You’re writing great content and others are noticing. Unfortunately, at one point or another, almost every single one of us will be the victim of someone stealing our content. It’s easy these days and, let’s face it, how are you going to catch those people?
At least that’s the way the thieves think.
The fact is, it’s easy to see if other people are stealing your content. I’ve given you the three best ways to check for plagiarism of your content. It may not catch all of the thieves, but it will catch the majority.
Blogging Thieves: How to Catch People Stealing Your Content
1. Use a plagiarism checker. One of the best ways to check if your content is being plagiarized is to use a plagiarizer checker. I religiously (read: almost daily) use the awesome Grammarly checker. Most people use it as the powerful grammar checker that t is (and it is awesome if you are trying to improve your writing skills); however, it is also a fantastic plagiarism checker. I randomly sample published posts from my sites, cut and paste them into the Grammarly checker and run the check. The site then performs a lightening fast (seriously) check on your article or post and provides feedback on grammar, writing and even if your content is being used on another site. Be sure to select the “Plagiarism Checker” option before you review.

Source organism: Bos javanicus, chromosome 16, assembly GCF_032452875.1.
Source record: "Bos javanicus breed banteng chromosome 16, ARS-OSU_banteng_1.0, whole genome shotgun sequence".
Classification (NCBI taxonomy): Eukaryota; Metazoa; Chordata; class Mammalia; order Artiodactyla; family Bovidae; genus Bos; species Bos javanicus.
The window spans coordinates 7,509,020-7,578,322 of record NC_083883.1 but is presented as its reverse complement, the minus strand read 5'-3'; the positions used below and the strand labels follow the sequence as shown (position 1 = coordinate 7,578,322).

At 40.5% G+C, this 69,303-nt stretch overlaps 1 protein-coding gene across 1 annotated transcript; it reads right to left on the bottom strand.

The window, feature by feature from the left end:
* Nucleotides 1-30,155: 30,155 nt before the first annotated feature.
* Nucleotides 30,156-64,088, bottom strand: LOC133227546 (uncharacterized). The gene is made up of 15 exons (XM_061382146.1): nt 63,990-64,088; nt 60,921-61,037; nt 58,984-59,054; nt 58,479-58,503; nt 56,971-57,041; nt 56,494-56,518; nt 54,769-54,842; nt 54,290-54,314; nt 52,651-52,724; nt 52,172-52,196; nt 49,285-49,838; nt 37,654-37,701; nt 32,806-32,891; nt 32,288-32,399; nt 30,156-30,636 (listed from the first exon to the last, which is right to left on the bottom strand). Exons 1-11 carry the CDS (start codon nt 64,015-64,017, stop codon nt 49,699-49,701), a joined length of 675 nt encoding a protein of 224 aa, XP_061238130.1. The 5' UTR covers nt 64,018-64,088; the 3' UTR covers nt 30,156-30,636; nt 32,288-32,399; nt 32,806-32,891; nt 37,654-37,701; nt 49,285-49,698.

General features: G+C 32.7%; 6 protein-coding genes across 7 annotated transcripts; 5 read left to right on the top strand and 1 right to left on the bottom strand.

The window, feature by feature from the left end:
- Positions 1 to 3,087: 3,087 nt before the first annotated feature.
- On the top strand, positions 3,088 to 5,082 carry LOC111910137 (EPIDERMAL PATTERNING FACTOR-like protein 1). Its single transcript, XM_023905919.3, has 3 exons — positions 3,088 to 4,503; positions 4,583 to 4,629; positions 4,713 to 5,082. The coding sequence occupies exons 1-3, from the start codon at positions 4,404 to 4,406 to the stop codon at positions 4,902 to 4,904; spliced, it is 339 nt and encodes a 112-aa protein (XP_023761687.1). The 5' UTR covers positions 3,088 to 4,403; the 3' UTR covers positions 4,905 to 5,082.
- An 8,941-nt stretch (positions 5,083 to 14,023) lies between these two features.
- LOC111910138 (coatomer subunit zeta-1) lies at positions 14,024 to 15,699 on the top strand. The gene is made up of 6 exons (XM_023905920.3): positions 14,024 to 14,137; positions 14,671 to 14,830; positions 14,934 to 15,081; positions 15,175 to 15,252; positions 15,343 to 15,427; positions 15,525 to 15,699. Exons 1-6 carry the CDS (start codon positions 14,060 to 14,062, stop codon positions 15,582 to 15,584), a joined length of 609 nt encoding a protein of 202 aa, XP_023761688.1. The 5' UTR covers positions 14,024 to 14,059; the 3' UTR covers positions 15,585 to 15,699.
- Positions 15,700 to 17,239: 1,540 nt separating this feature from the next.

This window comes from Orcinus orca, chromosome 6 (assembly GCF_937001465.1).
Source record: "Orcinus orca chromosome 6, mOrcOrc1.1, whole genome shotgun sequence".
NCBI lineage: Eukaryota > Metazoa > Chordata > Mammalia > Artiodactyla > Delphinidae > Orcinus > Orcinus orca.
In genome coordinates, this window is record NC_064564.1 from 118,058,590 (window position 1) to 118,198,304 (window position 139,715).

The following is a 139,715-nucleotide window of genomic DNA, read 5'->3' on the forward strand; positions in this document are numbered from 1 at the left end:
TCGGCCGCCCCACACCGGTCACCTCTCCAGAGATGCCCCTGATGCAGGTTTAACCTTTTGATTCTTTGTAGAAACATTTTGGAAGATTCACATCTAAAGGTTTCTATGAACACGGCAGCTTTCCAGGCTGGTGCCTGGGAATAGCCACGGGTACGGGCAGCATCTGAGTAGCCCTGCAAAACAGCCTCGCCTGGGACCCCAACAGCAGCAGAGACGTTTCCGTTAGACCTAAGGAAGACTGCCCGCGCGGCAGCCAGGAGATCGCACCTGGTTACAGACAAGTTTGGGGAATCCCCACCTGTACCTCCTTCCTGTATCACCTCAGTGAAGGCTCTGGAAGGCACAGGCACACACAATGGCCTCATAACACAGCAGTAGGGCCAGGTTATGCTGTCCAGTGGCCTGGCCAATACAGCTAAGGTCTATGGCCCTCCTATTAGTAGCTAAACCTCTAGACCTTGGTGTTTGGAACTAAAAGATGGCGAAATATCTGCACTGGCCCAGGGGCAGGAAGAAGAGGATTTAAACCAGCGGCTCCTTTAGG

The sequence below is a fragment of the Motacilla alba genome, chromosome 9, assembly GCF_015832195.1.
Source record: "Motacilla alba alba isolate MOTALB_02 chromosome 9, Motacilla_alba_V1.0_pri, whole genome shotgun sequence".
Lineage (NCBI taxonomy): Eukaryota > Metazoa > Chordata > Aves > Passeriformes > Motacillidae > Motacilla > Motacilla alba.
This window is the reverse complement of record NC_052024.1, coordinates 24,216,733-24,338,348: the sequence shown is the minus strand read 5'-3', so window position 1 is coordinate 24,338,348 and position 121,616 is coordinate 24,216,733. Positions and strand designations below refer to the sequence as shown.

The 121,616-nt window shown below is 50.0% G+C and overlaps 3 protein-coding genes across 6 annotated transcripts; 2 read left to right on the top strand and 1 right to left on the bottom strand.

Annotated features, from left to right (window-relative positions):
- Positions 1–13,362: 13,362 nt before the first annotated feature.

Hint: I also use this for guest posts. We have a requirement that guest posts be exclusive to our site and I’m able to use this awesome option and see if it’s being published elsewhere.
2. Check incoming links. Because you read the book and are up to speed on the importance of following statistics to make money, you are probably already looking at incoming links (or, where your traffic is coming from). Be sure that you enable “pingbacks” and “trackbacks” for when someone links to your content. The thing about people stealing your stuff is that they generally don’t really care about it having your information on it. This means that often sites that are stealing your stuff (often by pilfering your feed) will still have your name and blog name on it. When they post it on their site, it will automatically ping back to your site. Follow those ping backs, especially if you are getting a lot from one site or if they are suspicious (weird names, topics or from other countries). I bust a lot of these thieves from following ping backs.
3. Set up Google alerts. Setting up Google alerts can help you see who is talking about your site and what they are saying. Be sure to include alerts with the name of your site, the nickname (if it has one), and your name. Any time your site or name comes up on Google, you will be alerted. It’s a good way to see if someone is using your material without your consent.
Don’t miss the next in the series when I discuss what to do if you find your content on another site.
Not quite to the point where people are stealing your stuff? I can help take you to the next level!